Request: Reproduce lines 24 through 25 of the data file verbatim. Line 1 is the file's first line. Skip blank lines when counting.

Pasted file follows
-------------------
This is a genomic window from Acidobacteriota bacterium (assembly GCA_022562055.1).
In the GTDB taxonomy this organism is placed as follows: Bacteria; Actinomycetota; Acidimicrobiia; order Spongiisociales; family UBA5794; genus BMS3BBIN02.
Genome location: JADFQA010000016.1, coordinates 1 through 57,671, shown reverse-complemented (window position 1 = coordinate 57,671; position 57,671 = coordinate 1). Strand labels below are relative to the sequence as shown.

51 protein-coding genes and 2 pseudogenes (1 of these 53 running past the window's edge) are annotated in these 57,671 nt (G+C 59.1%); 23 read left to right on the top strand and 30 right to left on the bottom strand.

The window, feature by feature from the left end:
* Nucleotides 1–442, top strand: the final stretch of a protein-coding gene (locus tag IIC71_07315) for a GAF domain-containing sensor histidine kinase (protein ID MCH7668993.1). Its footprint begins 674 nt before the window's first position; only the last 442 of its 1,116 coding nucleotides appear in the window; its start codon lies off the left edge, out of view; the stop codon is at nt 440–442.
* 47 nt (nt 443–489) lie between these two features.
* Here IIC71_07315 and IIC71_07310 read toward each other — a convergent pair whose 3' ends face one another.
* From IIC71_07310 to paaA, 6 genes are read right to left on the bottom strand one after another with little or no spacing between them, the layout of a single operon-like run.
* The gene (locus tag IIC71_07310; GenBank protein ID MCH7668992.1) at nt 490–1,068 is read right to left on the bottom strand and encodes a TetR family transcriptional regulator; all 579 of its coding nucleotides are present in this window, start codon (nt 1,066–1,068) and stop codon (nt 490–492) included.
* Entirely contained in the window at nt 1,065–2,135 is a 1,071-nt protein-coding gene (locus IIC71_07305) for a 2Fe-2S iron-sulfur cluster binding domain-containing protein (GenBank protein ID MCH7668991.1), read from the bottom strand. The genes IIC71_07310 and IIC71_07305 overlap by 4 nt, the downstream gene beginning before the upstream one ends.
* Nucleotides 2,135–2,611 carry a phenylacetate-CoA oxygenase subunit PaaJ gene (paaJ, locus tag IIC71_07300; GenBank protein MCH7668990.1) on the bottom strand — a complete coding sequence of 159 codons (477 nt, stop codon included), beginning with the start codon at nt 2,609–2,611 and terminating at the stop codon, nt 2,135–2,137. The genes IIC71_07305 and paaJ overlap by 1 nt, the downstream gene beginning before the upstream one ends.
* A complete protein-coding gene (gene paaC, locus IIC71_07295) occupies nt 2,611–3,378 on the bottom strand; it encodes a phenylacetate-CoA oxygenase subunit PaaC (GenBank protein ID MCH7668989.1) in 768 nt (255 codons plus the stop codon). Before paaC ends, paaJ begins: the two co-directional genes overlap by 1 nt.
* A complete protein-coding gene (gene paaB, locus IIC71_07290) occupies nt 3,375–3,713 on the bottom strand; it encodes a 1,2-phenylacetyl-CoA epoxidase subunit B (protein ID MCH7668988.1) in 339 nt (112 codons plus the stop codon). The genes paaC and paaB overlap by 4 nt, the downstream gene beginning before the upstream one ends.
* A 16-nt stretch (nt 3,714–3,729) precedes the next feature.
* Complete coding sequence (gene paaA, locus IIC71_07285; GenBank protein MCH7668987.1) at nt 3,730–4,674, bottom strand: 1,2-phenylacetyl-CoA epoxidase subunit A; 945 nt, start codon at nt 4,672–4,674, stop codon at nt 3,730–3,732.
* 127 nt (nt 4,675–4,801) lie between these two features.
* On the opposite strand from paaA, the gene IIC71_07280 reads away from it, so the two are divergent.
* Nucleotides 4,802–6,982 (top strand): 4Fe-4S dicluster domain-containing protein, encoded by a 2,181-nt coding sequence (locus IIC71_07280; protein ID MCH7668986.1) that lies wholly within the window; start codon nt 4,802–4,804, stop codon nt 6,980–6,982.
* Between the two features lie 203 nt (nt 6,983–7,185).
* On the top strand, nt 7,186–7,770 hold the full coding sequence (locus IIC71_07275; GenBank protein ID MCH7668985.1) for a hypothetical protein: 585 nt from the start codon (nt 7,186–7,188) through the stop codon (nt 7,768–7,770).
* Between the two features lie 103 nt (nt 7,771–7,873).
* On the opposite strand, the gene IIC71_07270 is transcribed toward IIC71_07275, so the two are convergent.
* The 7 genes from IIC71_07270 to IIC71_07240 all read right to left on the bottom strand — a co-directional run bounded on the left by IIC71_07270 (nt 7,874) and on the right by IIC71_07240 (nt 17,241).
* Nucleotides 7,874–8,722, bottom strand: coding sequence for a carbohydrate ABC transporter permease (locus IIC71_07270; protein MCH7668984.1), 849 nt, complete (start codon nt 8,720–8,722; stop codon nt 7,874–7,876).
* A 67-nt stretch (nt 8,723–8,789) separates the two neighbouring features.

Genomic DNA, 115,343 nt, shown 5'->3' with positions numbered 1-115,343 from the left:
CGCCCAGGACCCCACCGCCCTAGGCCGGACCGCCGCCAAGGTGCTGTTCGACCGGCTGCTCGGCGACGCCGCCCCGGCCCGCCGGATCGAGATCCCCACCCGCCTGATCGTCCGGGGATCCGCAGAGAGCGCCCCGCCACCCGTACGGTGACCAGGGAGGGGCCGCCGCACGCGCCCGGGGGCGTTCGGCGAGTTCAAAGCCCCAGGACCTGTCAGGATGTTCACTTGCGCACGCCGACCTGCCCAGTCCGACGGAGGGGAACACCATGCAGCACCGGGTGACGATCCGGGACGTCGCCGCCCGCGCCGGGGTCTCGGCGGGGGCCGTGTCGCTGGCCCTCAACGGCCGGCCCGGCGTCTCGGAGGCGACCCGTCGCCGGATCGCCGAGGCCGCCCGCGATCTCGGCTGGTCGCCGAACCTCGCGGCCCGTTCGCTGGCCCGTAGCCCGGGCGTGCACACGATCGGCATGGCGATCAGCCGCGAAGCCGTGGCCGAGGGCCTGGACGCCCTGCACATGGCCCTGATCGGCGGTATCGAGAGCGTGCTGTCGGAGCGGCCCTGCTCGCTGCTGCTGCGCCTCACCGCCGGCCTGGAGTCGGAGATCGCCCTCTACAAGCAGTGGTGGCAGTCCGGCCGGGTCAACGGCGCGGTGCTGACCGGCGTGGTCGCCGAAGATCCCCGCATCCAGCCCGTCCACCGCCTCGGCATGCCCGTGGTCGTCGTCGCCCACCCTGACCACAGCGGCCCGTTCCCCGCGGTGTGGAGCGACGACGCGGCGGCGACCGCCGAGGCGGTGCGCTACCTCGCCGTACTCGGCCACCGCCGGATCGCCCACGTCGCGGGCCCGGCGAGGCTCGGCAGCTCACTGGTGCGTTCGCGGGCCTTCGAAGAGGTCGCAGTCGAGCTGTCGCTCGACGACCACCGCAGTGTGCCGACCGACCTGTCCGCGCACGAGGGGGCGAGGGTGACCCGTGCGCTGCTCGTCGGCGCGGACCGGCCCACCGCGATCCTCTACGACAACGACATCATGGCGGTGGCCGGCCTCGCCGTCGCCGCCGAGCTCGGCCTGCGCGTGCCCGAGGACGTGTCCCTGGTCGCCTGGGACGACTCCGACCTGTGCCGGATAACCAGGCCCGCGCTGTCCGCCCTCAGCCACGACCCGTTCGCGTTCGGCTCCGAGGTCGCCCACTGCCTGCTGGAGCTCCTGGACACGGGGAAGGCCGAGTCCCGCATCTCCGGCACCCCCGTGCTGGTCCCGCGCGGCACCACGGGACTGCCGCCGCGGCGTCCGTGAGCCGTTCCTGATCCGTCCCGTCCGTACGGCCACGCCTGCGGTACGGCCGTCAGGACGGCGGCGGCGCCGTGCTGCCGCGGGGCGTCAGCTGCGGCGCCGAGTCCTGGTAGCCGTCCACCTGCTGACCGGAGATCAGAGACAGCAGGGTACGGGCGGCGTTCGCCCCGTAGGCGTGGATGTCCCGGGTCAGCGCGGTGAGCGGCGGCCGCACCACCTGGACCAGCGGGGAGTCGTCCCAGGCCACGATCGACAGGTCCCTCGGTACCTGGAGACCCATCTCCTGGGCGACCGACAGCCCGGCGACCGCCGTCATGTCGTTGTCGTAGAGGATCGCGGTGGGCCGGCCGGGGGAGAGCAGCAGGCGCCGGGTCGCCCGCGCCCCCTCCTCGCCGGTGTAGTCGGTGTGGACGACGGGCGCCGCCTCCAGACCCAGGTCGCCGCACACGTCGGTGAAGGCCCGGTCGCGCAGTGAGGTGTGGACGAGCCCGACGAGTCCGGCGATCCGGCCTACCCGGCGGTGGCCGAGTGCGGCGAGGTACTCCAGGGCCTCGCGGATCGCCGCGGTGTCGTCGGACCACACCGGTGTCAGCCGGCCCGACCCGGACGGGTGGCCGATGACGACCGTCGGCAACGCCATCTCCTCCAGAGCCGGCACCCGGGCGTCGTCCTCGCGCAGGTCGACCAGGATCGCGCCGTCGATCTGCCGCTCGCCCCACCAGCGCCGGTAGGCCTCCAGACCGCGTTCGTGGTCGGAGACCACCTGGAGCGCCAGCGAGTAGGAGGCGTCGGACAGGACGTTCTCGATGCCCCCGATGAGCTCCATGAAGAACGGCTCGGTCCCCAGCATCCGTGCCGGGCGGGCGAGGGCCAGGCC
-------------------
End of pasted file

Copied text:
* The 7 genes from IIC71_07270 to IIC71_07240 all read right to left on the bottom strand — a co-directional run bounded on the left by IIC71_07270 (nt 7,874) and on the right by IIC71_07240 (nt 17,241).
* Nucleotides 7,874–8,722, bottom strand: coding sequence for a carbohydrate ABC transporter permease (locus IIC71_07270; protein MCH7668984.1), 849 nt, complete (start codon nt 8,720–8,722; stop codon nt 7,874–7,876).